Rev. Calvin S. Morris, Ph.D. serves as Executive Director of the Community Renewal Society, a faith-based social justice advocacy organization in Chicago focusing on race and poverty. A civil rights and human rights activist, he worked with Dr. Martin Luther King Jr., serving as Associate Director of the Southern Christian Leadership Conference’s Operation BreadBasket (now Operation PUSH) in Chicago from 1967-71. He was Executive Director of the Martin Luther King Jr. Center for Nonviolent Social Change, from 1973-76. He was also a university professor and theological dean from 1976-1998. Morris is frequently invited to preach, speak and lecture.
In 1954 I met an individual who would be my most enduring and beloved friend. We were both 12 years old.
Paul Ira Keyser and I met at Friends Select School, a Quaker secondary institution, located in center city Philadelphia, just a block or two from city hall and its iconic statue of William Penn, the founder of the city. Paul was a Jew and I an African-American. His family members were Conservative Jews and mine Christian.
We would spend more than half a century learning about each other, our familial backgrounds, our likes and dislikes, our political differences, and a relationship that superseded all of the aforementioned. We became friends for life.
We did not always agree. I remember, on one occasion, mentioning to Paul that the American Medical Association did not allow black physicians into its membership. Paul insisted that just could not be, so I suggested that he ask his physician father whether it was. Paul returned to school the next day and admitted that his father affirmed what I had said.
When we met, the second World War was not yet a decade removed, and we talked about the war, the Holocaust, racism and anti-Semitism, and we learned about the troubles of our “tribes”, as Paul referred to them. Montgomery, Alabama and the rise of the Civil Rights Movement was a year away when we met.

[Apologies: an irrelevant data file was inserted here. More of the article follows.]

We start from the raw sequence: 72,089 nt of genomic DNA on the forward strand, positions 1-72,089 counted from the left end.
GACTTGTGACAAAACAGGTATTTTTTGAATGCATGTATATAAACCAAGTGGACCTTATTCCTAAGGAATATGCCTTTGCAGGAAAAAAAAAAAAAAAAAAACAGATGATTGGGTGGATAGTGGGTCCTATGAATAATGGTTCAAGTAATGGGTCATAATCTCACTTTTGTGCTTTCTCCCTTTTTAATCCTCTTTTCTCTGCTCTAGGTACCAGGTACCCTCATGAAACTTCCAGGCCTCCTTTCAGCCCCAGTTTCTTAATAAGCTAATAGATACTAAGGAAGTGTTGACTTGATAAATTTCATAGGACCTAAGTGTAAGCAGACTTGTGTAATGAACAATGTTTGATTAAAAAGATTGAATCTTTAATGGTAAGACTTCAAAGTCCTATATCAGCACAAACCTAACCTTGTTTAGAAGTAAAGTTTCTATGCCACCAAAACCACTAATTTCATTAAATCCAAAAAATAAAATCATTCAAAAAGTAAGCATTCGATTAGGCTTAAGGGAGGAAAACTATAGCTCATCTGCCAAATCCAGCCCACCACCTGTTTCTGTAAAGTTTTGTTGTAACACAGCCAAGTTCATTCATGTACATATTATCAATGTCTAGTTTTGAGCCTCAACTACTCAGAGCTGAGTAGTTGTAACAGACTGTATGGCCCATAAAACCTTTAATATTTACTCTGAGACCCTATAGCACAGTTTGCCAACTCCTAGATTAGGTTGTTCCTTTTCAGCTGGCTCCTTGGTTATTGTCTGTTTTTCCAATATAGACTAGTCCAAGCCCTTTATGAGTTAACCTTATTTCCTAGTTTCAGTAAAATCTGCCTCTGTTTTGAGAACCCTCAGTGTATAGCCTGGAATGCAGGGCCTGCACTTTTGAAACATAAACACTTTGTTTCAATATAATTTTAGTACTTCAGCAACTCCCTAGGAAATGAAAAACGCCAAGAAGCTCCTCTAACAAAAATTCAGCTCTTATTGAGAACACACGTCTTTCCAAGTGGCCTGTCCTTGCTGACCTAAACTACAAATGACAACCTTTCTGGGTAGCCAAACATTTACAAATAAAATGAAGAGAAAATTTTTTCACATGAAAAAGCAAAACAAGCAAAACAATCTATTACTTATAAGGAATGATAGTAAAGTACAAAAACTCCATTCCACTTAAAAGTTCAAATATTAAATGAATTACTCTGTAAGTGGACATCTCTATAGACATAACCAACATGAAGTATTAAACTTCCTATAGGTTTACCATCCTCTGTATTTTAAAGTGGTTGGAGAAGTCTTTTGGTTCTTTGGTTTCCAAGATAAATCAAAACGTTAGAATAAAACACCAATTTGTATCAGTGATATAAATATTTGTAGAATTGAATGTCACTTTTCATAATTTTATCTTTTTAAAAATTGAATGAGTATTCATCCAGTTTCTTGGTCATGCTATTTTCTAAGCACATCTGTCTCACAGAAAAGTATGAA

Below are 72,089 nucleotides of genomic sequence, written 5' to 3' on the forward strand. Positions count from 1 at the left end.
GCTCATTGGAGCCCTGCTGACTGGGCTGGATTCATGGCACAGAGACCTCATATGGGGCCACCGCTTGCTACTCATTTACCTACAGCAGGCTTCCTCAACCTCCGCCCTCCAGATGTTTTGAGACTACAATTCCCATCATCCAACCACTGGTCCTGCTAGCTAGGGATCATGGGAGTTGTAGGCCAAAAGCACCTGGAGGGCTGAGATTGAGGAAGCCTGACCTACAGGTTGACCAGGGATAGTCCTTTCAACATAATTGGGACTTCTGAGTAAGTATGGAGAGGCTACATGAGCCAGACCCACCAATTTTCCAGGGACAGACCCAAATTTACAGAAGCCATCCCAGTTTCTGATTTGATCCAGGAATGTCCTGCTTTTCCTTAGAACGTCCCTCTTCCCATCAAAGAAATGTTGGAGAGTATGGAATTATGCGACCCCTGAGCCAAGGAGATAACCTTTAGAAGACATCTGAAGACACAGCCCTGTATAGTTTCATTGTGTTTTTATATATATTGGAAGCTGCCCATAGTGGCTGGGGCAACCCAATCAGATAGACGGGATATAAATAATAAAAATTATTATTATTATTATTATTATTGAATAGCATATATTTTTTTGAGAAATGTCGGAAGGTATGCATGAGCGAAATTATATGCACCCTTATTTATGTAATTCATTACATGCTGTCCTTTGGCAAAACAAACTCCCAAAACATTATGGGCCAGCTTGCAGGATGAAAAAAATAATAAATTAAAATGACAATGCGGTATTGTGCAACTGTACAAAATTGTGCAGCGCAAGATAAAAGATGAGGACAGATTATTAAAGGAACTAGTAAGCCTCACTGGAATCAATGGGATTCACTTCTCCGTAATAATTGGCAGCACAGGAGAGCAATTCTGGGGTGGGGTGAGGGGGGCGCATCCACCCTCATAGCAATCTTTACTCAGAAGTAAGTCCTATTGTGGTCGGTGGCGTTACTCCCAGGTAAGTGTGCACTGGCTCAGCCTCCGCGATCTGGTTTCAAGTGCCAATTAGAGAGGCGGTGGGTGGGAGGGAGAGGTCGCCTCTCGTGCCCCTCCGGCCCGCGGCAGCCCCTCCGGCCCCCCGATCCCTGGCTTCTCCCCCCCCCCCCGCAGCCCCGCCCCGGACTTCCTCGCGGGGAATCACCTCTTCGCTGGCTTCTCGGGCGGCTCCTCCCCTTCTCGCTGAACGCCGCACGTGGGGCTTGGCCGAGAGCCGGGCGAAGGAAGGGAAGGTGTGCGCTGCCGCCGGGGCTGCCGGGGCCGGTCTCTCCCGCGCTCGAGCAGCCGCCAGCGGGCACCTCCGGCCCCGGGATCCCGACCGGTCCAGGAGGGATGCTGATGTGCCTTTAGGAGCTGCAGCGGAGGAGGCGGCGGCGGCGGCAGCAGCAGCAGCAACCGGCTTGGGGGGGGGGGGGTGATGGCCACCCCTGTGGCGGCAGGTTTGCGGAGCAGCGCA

I learned from Paul about the American Jewish Appeal and the Anti-Defamation League. He garnered from me an understanding of the NAACP and the Urban League. We talked about everything: our crushes on girls, the varsity sports we played together, and the familial challenges that were ours. Paul introduced me to chamber music and I exposed him to the Negro spirituals, jazz, the blues, and gospel music.
After high school we kept in touch with each other when we went away to different colleges. When I married, Paul was the best man at our wedding, and when he married I officiated at the wedding, since his first wife was not Jewish. As friends we shared our innermost feelings, fears and hopes with each other. We knew each other’s parents and siblings, and when my mother died (I was 26 years old) Paul was there.
There was no event, no aspect of our lives that did not include the other. He became a PhD in micro-biology and I a PhD in American and African-American history. But most of all, we were the best friend that the other ever had. I was an African-American and he was a Jew and since his passing there is, in my heart, an empty space that will never be filled.
Has this anything to do with race relations and relations among Blacks and Jews in the macro? I fear not. But, in the micro world of true individual souls, one a Jew and one an African-American, our friendship endured and, in memory, still does.